Sometimes, working in support, you come across a best practice or a bit of knowledge that is well-known to some people…but that bit of knowledge has never actually been documented. Today was one of those days.
While working in an environment with multiple Exchange Server 2003 servers running Antigen 9.1 Hotfix Rollup 3, we had to reinstall Antigen on one of the servers. We installed Antigen 9.1 and tested to make sure that mail was flowing after the install (it was). We then configured Antigen, including re-installing the FSSMC agent, redeploying the template for this server, and disabling Antigen performance counters.
At that point, things went off the rails. When we opened the Antigen admin console, it told us “You have 4 days left on your evaluation”. Confused, we tried various things, including rebooting the box; however, every time, the console mocked us with it’s eval message.
Since we were working in a maintenance window and we had run out of time, we made a decision to disable Antigen temporarily and investigate further. We took the template to a non-production Antigen 9.1 server and applied it. After applying it, we opened the admin console and we were greeted with “You have 4 days left on your evaluation”.
At this point, we knew we were onto something. After working with our sustained engineering team to investigate further, we found out the root cause was something that is an FSSMC best practice even though I don’t know that it’s been written down before:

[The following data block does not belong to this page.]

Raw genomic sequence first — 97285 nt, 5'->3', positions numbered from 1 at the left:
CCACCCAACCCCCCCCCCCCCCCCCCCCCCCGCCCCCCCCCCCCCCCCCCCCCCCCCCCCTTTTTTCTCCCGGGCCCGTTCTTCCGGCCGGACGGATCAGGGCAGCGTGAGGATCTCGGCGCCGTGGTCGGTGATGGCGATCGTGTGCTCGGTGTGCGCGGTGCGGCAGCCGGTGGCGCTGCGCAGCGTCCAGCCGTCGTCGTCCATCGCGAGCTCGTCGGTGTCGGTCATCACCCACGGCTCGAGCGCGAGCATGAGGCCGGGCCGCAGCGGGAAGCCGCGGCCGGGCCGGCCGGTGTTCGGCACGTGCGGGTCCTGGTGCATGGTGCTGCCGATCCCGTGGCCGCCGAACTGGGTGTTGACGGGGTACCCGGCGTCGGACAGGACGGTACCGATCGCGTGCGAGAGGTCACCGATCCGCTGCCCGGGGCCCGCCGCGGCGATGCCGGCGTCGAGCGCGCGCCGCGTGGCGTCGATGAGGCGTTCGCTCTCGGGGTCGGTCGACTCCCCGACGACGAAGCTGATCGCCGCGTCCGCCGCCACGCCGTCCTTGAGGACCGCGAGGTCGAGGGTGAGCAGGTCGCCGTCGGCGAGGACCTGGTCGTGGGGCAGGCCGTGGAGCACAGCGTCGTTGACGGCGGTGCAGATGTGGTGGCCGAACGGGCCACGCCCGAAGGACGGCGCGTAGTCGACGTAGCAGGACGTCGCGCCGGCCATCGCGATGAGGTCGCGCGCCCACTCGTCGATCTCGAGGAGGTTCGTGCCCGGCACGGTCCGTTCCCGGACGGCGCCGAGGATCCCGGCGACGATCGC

You should never apply a template created with a later version of Antigen or Forefront Server to an earlier version.
In this case, the template had been created in Antigen 9.1 Hotfix Rollup 3. As long as we applied it to servers running rollup 3 (or later), everything was A-OK; however, when we applied it to an Antigen 9.1 with no hotfix rollup on it, we ran into trouble.
The trouble, in this case, is that the schema for scanjobs was changed to add some additional options into the scanjobs. The template includes this new information but, once it’s applied, the older code doesn’t know how to handle it. This resulted in memory corruption which caused the false eval notice.
The takeaway here is that, if you’re running a mixture of patch levels for your Antigen or Forefront Server servers, you have to be sure that the templates you are deploying with FSSMC were created in the earliest patch level you have in production. This will mean that you can’t take advantage of any settings that are added in later patch levels but it also means that you won’t run into issues like the one we wrestled with today.
Alternately, you could create templates for each patch level but I think that would end up being more difficult to manage.